Kirby: ‘The Military Mission Is Over,’ But We Won’t Turn a Blind Eye to Getting Americans Home

Melanie Arter | August 31, 2021 | 12:53pm EDT
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U.S. Army soldiers walk to their C-17 cargo plane for departure May 11, 2013 at Bagram Air Base, Afghanistan. U.S. soldiers and marines are part of the NATO troop withdrawal from Afghanistan, to be completed by the end of 2014. (Photo by Robert Nickelsberg/Getty Images)
U.S. Army soldiers walk to their C-17 cargo plane for departure May 11, 2013 at Bagram Air Base, Afghanistan. U.S. soldiers and marines are part of the NATO troop withdrawal from Afghanistan, to be completed by the end of 2014. (Photo by Robert Nickelsberg/Getty Images)

(CNSNews.com) - Pentagon Press Secretary John Kirby said Tuesday that even the military mission in Afghanistan is over, the United States will not “turn a blind eye” to getting Americans home.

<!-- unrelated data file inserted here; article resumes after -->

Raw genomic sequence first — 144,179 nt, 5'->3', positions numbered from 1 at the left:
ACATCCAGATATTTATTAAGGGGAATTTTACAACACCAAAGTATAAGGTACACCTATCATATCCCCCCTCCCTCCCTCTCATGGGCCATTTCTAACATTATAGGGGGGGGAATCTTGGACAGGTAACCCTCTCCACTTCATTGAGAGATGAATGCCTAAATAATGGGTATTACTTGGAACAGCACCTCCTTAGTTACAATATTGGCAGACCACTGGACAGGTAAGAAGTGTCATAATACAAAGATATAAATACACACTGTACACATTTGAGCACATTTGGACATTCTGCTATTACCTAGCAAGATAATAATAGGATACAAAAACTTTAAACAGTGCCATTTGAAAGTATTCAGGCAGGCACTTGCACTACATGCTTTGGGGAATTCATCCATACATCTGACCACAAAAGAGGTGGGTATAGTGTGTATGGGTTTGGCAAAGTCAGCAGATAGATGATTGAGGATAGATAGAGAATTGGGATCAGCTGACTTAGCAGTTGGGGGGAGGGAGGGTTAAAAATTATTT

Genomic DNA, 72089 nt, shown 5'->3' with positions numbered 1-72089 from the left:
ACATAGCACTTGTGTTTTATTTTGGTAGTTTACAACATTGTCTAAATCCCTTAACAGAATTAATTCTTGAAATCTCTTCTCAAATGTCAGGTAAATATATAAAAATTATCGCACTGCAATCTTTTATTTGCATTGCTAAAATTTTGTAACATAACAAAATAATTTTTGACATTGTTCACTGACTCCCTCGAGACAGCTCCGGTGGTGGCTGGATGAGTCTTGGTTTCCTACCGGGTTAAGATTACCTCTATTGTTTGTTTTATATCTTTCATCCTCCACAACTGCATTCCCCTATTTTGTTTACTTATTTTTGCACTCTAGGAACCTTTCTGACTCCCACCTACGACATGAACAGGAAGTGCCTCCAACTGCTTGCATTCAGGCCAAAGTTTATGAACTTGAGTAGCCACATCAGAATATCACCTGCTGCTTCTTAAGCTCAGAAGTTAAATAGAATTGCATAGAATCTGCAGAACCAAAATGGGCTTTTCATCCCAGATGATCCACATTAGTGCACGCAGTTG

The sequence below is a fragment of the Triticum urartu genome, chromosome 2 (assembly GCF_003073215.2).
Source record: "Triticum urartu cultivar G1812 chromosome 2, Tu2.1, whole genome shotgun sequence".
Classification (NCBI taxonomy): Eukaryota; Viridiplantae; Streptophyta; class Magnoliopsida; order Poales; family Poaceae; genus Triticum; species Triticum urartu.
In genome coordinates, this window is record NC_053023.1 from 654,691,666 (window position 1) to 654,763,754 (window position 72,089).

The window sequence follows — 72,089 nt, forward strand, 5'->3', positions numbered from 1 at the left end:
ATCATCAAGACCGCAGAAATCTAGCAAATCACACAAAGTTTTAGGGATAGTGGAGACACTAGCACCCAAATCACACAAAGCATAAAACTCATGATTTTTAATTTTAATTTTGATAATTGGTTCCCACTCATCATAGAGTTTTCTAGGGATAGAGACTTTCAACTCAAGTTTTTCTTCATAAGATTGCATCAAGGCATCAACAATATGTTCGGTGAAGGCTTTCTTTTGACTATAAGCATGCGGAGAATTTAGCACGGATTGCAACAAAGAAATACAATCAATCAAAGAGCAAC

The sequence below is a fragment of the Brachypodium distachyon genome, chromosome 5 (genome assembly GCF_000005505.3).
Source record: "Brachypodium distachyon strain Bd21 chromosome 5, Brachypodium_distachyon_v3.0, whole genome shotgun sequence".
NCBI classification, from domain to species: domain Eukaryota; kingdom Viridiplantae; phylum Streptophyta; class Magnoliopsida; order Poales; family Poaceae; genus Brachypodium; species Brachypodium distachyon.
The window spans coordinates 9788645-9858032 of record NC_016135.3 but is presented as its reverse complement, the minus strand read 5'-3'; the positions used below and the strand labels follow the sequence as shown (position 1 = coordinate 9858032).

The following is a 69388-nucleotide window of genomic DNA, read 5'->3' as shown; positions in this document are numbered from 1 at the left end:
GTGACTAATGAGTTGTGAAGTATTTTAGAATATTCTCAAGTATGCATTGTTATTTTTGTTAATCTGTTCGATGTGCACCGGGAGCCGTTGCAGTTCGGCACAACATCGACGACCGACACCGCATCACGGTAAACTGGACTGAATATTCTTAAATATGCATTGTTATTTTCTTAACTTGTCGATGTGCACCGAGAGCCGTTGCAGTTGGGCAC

“The military mission is over, Bill. We are no longer on the ground in Afghanistan to facilitate that kind of safe passage, but that doesn't mean the administration or the government is going to turn a blind eye trying to help them get home, and it’s not unlike we do in other countries around the world when we have Americans that are stranded or need help getting out,” Kirby told Fox News’s “America’s Newsroom.”


“We have a lot of tools available to us to help facilitate that passage, and we’re gonna be focused on that. I would remind that 6,000 did get out, and 123,000 total, a vast majority, were Afghans, Afghans in need, Afghan allies of ours, our interpreters and translators. There was an enormous effort to make as much as we could of the time we had,” he said.

Host Bill Hemmer pointed out that according to the State Department, there are at least 100 Americans who did not get out of Afghanistan. 

When asked why, Kirby said, “Well, there’s a lot of reasons why, Bill. There was some -- a lot of efforts trying to contact them, trying to get in touch with them, trying to help marshall them in. Some people didn't want to make decisions until the endgame.

“I don't know the case with each and every one of these 100 or so that are left, but what I can tell you is that as a government, we're gonna continue to make every effort we can to help them find safe passage,” he said.

As CNSNews.com reported, the evacuation mission ended at 3:29 eastern time on Monday – a minute before midnight in Kabul.

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